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Ex-Michigan justice pleads guilty to bank fraud, faces prison time

January 30, 2013|By Marisa Gerber
  • Former Michigan Supreme Court Justice Diane Hathaway leaves federal court in Ann Arbor, Mich., with her husband, Michael Kingsley, left, and attorney Steve Fishman after she pleaded guilty to bank fraud.
Former Michigan Supreme Court Justice Diane Hathaway leaves federal court… (Carlos Osorio / Associated…)

For years Diane Hathaway sat behind the dais as a Michigan Supreme Court justice. This time, she was the defendant.

Hathaway, who has resigned from the bench, pleaded guilty to bank fraud during a federal court hearing Tuesday in Ann Arbor.

As part of her plea agreement with the U.S. attorney's office, Hathaway faces a year and a half in prison for concealing information from her bank. Sentencing was set for May 28. 

The case stems from 2010, when Hathaway entered into debt forgiveness negotiations with ING Bank for her home in Grosse Pointe, a Detroit suburb. According to court documents,  Hathaway concealed some of her assets in hopes of improving the odds that the bank would approve a short sale, allowing her to sell her home for less than her loan balance. The bank OK’d the sale, saving her thousands of dollars.

As part of the plea agreement, Hathaway agreed to pay ING up to $90,000 in restitution.

Hathaway, who avoided reporters' questions as she walked into the courthouse, dropped her voice to a whisper when she admitted guilt, and eventually cried during the hearing, according to WXYZ-TV, the Detroit news station that first reported her real estate transactions last spring.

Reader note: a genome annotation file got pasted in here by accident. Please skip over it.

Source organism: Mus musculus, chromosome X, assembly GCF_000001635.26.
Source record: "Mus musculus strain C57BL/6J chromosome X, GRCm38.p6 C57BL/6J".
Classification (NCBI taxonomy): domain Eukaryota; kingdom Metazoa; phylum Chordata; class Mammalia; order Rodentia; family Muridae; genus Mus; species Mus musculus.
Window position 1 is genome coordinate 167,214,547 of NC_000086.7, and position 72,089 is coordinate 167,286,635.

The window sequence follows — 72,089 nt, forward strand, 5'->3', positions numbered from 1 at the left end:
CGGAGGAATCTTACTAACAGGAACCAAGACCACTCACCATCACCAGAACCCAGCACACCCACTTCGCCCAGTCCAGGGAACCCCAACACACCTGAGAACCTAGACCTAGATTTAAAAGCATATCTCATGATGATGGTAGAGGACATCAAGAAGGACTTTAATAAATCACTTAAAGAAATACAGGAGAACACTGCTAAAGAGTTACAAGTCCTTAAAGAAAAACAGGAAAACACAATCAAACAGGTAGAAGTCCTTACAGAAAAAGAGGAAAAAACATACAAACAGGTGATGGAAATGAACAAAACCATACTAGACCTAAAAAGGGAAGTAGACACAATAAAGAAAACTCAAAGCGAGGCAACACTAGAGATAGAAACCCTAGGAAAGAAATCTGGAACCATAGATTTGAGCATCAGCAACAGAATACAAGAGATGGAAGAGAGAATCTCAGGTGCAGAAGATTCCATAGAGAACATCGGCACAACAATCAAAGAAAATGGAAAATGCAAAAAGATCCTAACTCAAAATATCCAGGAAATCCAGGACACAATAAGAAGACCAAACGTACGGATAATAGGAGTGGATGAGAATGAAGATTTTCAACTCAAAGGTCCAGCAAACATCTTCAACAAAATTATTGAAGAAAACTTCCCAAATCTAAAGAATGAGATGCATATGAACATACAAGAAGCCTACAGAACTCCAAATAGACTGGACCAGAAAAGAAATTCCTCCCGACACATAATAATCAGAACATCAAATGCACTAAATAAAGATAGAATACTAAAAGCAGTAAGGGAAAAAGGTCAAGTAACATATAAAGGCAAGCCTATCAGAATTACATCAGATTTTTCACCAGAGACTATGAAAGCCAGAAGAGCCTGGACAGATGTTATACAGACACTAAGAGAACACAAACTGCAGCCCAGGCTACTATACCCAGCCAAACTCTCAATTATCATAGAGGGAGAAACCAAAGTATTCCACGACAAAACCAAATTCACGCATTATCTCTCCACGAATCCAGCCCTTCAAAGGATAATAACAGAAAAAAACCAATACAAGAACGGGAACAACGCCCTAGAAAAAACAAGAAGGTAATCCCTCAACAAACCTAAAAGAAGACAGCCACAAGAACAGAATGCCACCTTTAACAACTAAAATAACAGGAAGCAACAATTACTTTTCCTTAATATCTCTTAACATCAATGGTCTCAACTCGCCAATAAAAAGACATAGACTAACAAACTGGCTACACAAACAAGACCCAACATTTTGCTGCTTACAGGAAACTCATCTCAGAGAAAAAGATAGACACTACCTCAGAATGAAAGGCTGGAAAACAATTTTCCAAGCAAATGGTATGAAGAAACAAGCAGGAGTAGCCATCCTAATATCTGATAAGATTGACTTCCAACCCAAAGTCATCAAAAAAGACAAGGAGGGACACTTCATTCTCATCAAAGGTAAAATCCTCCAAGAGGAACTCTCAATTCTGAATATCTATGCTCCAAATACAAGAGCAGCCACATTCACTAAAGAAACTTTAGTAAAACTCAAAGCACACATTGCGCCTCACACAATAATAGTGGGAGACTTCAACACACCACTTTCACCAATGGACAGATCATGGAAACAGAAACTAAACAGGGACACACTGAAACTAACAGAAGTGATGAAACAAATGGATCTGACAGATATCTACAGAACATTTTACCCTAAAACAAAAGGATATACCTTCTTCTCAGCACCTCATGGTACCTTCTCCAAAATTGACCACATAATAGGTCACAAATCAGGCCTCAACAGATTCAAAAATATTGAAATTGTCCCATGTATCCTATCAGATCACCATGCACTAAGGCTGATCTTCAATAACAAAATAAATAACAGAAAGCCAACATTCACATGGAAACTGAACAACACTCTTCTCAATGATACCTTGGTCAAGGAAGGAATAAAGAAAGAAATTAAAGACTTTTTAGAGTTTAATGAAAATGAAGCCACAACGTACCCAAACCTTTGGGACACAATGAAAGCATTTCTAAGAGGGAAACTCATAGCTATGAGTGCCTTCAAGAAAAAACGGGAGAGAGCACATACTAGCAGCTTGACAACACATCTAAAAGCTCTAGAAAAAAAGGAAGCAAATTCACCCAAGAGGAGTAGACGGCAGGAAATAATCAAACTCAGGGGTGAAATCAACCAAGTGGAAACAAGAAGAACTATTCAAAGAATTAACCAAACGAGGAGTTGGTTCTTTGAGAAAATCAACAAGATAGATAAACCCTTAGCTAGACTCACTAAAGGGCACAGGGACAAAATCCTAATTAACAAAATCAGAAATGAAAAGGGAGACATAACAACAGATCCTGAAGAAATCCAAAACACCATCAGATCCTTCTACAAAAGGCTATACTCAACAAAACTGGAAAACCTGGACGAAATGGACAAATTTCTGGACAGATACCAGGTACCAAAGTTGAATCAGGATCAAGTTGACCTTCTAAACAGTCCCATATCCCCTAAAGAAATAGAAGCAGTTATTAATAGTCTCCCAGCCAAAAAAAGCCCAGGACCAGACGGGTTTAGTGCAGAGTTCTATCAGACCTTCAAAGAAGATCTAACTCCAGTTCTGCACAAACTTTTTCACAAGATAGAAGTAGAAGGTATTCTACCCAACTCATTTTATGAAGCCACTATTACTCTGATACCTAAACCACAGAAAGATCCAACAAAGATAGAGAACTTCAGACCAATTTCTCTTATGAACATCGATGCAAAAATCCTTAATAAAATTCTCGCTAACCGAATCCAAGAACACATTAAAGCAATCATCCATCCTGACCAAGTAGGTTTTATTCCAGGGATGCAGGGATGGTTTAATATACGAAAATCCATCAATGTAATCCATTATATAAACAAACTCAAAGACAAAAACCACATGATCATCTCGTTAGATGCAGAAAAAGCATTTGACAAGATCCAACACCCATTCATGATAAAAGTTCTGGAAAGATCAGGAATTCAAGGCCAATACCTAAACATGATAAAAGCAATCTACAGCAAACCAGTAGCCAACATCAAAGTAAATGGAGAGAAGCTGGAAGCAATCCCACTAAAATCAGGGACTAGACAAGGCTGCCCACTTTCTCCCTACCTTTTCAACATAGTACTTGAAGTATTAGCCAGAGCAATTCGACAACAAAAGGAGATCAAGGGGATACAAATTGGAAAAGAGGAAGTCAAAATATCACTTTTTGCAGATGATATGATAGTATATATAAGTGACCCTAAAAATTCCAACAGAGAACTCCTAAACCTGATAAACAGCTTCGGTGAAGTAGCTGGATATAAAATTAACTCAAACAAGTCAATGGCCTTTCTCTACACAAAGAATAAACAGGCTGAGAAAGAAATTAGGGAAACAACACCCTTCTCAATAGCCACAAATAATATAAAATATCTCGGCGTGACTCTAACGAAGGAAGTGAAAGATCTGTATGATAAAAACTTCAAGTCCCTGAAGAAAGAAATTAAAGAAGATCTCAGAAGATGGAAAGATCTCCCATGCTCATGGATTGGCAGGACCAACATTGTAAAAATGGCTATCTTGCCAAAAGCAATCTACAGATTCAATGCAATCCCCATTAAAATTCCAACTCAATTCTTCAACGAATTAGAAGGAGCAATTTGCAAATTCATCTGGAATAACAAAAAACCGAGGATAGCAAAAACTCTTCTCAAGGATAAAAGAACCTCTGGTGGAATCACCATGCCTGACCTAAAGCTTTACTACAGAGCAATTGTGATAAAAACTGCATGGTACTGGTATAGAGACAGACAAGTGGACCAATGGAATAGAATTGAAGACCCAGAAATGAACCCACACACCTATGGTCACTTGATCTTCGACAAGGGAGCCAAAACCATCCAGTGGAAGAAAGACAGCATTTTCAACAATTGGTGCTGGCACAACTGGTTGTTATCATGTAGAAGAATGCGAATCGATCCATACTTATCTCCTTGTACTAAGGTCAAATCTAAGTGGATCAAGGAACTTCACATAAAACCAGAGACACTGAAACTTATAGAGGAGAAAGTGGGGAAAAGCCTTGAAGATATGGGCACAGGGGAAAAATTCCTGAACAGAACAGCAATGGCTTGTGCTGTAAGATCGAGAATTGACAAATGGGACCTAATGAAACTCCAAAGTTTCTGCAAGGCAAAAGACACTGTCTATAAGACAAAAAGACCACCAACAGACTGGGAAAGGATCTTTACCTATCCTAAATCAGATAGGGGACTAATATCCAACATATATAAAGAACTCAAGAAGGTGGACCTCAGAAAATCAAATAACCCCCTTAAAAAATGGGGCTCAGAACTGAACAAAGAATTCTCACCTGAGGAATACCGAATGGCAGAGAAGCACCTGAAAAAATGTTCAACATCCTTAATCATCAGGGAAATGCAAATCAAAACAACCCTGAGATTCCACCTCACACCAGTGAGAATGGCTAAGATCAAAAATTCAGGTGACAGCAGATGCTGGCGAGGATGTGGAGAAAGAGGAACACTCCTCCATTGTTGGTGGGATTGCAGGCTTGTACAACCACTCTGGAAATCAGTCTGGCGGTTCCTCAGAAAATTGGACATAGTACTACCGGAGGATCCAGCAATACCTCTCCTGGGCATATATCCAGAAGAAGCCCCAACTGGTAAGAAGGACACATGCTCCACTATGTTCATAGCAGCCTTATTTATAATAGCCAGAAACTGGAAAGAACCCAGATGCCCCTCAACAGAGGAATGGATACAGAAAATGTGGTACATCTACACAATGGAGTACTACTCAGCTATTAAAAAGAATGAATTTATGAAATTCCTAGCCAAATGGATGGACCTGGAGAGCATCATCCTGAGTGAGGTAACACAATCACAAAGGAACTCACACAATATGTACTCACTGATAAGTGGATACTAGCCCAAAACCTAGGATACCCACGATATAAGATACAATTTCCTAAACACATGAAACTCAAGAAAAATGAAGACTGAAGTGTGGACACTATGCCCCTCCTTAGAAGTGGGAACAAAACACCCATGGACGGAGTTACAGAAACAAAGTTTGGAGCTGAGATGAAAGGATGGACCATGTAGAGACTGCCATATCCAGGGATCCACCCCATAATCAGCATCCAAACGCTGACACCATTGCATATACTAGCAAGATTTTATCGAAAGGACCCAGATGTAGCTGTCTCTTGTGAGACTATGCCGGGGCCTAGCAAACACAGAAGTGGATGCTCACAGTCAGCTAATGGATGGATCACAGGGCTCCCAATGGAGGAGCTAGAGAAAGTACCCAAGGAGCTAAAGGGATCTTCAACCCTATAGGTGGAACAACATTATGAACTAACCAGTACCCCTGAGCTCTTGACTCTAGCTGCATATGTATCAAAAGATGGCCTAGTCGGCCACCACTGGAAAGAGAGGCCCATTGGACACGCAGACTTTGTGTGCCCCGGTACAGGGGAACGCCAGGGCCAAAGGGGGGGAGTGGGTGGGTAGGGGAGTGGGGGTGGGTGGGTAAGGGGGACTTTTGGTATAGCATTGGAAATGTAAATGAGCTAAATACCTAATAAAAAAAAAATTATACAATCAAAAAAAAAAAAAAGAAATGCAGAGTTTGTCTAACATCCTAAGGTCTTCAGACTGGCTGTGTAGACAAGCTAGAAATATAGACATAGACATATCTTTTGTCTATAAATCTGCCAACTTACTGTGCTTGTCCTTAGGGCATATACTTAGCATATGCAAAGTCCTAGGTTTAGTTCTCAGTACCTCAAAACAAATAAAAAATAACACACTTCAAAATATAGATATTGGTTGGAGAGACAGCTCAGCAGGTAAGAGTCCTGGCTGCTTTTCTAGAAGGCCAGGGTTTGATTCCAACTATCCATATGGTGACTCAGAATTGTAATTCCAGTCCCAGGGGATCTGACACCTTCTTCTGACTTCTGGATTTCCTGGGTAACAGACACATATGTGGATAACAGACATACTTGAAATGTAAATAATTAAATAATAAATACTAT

For Michigan Atty. Gen. Bill Schuette, whose office helped the FBI with the investigation, Tuesday’s hearing was an important step.

“Public corruption scandals have damaged the public’s trust in government and tarnished our state’s reputation,” he said in a written statement. “But today, we begin to move forward, beyond the cloud of controversy that hung over our state’s Supreme Court.”

Hathaway stepped down Jan. 21, weeks after the Michigan Judicial Tenure Commission filed a 19-page complaint against her.

“Regardless of a person’s stature or position in life, we must all follow the same set of rules,” the FBI said in a statement. “In this case, an individual in a prominent position of public trust made extremely poor choices.”

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marisa.gerber@latimes.com

@marisagerber

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